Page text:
I’ve been trying to form words since last week. I have so many thoughts and feelings in my head and heart. I have insight into the trauma of war, having experienced a bombing myself. I have strong feelings on the way we decide what war torn places we ignore and who we accept as refugees. I have thoughts on how privileged we are and how ungrateful we can be, something I’ve grappled with for almost 30 years, since my trip, ironically, to Russia at 16 years old. I hope to share them here in a way that isn’t quite as jumbled as it was in my head this weekend.
It’s been a long two years. So much has happened, so many are struggling in countless ways and here we are, with this heaviness across the world with the events of this last week. We all need to be taking acer of ourselves and our bodies right now. More rest, more breaks to breathe, more care and support. In this age of social media when we don’t only get information on war (or anything really) from turning on the news but instead, everywhere we turn, it makes it especially hard to not feel overwhelmed with it. I think it’s important to see what’s happening. I also think it’s important to not just sit and consume it constantly, but to be sure we are staying regulated in our own body (I’ll be sharing more on how to do this below) so that we can show up in life and in action to a crisis and aren’t just mindlessly and constantly scrolling. It can mean simply donating what you can even if you feel unable to stay fully in step with what is happening because it’s too much for you, especially considering all that’s been happening for so long.
We also need to be very careful about what information we share or listen to as there is a lot of purposely placed disinformation and fake videos/images. It’s a lot to have to think about. But, being silent and “staying away” from things happening simply because you don’t think they directly impact you or you have the capacity is not an answer. A power hungry man is killing people indiscriminately for his own gain. We’ve seen this before. We should all be outraged, as we should for so many conflicts happening around the entire world, not just those that look like us and live like us.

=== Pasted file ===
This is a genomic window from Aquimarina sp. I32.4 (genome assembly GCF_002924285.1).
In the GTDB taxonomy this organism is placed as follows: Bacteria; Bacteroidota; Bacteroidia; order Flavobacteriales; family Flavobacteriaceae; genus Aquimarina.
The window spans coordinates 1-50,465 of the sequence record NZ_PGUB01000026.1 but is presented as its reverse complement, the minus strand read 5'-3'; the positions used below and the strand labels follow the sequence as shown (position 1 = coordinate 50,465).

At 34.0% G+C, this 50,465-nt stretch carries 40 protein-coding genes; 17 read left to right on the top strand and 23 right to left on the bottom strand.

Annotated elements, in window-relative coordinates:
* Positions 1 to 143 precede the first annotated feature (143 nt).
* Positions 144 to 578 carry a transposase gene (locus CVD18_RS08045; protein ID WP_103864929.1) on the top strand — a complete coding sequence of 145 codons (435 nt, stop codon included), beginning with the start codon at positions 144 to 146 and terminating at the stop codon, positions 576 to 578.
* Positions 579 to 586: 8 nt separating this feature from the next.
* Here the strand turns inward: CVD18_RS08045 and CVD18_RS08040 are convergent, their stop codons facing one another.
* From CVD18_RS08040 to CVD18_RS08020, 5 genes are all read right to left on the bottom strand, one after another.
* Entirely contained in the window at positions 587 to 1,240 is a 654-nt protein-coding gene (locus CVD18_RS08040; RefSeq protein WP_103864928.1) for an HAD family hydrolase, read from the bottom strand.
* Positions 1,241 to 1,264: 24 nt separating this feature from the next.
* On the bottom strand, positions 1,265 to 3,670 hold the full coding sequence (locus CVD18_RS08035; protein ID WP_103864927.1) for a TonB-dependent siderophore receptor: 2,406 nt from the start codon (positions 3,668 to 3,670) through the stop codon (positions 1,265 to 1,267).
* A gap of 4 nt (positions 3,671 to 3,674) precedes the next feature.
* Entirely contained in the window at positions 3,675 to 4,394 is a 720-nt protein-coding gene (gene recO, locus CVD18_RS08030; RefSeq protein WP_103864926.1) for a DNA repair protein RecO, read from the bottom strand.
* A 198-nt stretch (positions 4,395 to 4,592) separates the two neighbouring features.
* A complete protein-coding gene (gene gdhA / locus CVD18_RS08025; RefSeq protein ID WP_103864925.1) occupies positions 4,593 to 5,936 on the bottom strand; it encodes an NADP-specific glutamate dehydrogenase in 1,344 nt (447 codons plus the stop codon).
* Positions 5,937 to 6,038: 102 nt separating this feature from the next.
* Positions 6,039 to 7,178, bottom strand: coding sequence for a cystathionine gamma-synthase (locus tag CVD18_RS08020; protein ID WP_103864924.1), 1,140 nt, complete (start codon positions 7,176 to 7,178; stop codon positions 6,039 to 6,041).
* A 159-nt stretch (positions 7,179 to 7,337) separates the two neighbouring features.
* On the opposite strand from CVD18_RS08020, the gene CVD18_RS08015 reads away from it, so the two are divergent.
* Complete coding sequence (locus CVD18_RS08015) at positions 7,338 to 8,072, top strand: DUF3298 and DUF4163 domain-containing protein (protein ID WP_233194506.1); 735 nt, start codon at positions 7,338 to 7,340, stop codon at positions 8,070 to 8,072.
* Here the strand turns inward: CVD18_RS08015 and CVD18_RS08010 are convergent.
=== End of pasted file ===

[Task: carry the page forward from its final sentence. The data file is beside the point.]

There are different levels of trauma when war happens. It’s obviously the most intense (and long lasting) for those experiencing it first hand. The people literally fleeing for their lives, the parents traveling hundreds of miles to save their children while fathers, grandfathers, brothers, uncles, and in many cases, mothers, daughters, aunts go back to fight. The soldiers in the fight (on both sides). The citizens who are staying and hiding in subway stations and basements. The journalists covering it all. Like in every war happening and every war before, civilians are not prepared for nor have the tools to even begin to know what to do to face this level of trauma.
Then, you have family and loved ones of those people. There’s those who have experienced war or a war like experience (plus their loved ones) who can have their trauma triggered. (This too, is many levels as some may feel it much less than others). Then, many levels below that which includes simply consuming the constant visual information coming through our screens. Watching the horror that is war unfold, even from afar and feeling for the people you see flashed on the screen can have an impact. Everyone is impacted by war.
It has been almost nine years since the marathon bombing. For new people, I won’t get into my full story here, but some of it can be found here. It’s been about seven years since I felt intense responses to things reminding me (my body) of that experience (namely the trial for those who did it). That changed on Thursday and I didn’t expect it. After all, I’ve been one to pay attention to other wars that have been happening, watching specials covering them or reading on them, though they do not get the type of attention we are seeing now (there’s a lot to unpack there on race/religion). I have talked about my experience from that day many times without anxiety. It always makes me feel emotional but not what I felt this week. I credit that to the intense healing I did immediately after that experience and the wide range of support I had from veterans to therapy to energy healing.
It turns out that what is happening in Ukraine has stirred up an imprint that still lives somewhere deep in my body and mind. That’s the nature of trauma. I wondered why I was feeling a bit of anxiety the first half of the week. It wasn’t intense. It was just there. I have become very attuned to my body and its cues and I acknowledged it and just did the things I usually do to listen, address it and allow it to melt away. I had to do this quite a few times. On Thursday, as I saw videos of shelling and people fleeing, my body reacted. I felt a more intense anxiety than I have in a long time and was overwhelmed with emotion all day, sobbing for those people. Crying is not new. Any time I’ve watched any specials or coverage on wars in other areas that have been going on for years, I cry. But, there was something that hit deeper based on my own experience as well as my experience in Russia as a teen (I’ll get to that below).